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Integrated hydrodynamic-electrical hardware model for wave energy conversion with M4 ocean demonstrator


  • Judith Apsley University of Manchester
  • Xiaotao Zhang The University of Manchester
  • Matteo Iacchetti University of Manchester, Politecnico di Milano
  • Iñaki Erazo Damian Formerly the University of Manchester, now with SLB
  • Zhijing Liao The University of Manchester
  • Gangqiang Li The University of Manchester
  • Peter Stansby The University of Manchester
  • Guang Li The University of Manchester
  • Hugh Wolgamot University of Western Australia
  • Christophe Gaudin University of Western Australia,
  • Adi Kurniawan University of Western Australia
  • Xinan Zhang University of Western Australia
  • Zifan Lin University of Western Australia
  • Nuwantha Fernando RMIT University
  • Chris Shearer BMT
  • Brad Saunders BMT



Wave Energy, Power take-off, Attenuator, Electrical drive train, Modelling


Wave energy is well known to be a renewable energy resource with worldwide capacity similar to wind. However there is to date negligible generation of electricity from wave. Many devices have been proposed without convergence on a particular design as there has been for wind. We are here concerned with a multi-float attenuator type M4 which has been widely tested in wave basins and modelled by linear diffraction/radiation methods. Potential of MW capacity for grid supply has been demonstrated at many sites. To advance development, small scale ocean tests are being planned for Albany, Western Australia where summer wind-wave conditions in King George Sound will excite the device giving principal absorption with mean periods in the range 2 - 3.5  seconds (or peak periods of 2.5 – 4.5 s). The aim is to learn about most aspects of ocean deployment from wave climate and environment planning to realistic electricity generation, albeit at kW scale. In this paper the emphasis is on the specification of electrical drive train (power take off) which requires the input of torque time variation for the wave conditions on the site, as described by a scatter diagram. First a linear time domain wave multi-float model (Fortran) is set up for the particular 121 configuration, shown in Fig. 1. Such models have been used and validated against wave basin tests for similar configurations. This is then converted into state-space form in Matlab. This is highly efficient and suited for real time PTO control in Simulink. Fig. 2 shows the main components of the electrical drive train, including the gearbox, generator, super-capacitors, power electronic converters and resistor bank to dissipate electricity. Bespoke Matlab models will be run for the wave conditions in the scatter diagram to check that components are suitably rated for normal sea-states, and are safely protected through electrical power-limiting control in high sea states. Simulated electrical generator results will be shown for typical sea states, with some power-limiting. Instrumentation will be specified. Only uni-directional waves are considered in this paper. Ultimately the efficacy of the system will be demonstrated in ocean conditions.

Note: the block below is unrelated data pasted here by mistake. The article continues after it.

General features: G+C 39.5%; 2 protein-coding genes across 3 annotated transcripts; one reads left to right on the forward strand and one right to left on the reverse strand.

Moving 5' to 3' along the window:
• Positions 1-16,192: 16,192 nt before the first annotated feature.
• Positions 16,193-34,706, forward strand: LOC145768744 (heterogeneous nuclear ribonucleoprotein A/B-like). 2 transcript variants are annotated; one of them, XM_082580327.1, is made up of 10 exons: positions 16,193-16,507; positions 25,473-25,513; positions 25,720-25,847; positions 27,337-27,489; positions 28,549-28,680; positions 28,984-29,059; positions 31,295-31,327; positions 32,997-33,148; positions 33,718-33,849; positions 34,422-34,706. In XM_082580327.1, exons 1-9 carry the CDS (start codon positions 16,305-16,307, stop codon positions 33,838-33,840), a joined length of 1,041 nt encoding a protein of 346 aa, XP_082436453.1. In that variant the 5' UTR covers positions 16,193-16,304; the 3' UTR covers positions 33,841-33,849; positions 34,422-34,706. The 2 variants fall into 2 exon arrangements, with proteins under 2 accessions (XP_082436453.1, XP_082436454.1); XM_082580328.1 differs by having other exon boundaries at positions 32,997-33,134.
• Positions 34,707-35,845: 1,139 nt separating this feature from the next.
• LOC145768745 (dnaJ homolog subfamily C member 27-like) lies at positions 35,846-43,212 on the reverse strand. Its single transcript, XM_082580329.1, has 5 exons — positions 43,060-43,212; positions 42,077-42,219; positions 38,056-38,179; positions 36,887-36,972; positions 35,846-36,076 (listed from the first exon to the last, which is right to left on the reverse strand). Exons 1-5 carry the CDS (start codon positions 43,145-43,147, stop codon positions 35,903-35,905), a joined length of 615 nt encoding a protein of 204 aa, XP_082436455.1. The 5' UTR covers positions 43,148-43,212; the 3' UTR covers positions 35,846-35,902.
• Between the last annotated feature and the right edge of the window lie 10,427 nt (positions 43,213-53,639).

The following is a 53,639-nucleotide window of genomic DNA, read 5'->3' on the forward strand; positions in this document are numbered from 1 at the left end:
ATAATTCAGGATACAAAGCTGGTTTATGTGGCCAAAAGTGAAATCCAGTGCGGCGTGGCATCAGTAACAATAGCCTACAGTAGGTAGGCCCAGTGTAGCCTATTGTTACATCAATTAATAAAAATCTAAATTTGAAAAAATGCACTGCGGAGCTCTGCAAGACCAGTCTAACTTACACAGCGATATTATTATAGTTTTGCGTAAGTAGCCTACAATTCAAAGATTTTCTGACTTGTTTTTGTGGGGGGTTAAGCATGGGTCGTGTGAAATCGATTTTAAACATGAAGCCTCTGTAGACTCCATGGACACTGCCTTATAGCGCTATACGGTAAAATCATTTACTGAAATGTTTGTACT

How to Cite

J. Apsley, “Integrated hydrodynamic-electrical hardware model for wave energy conversion with M4 ocean demonstrator”, Proc. EWTEC, vol. 15, Sep. 2023.



Grid integration, power take-off and control


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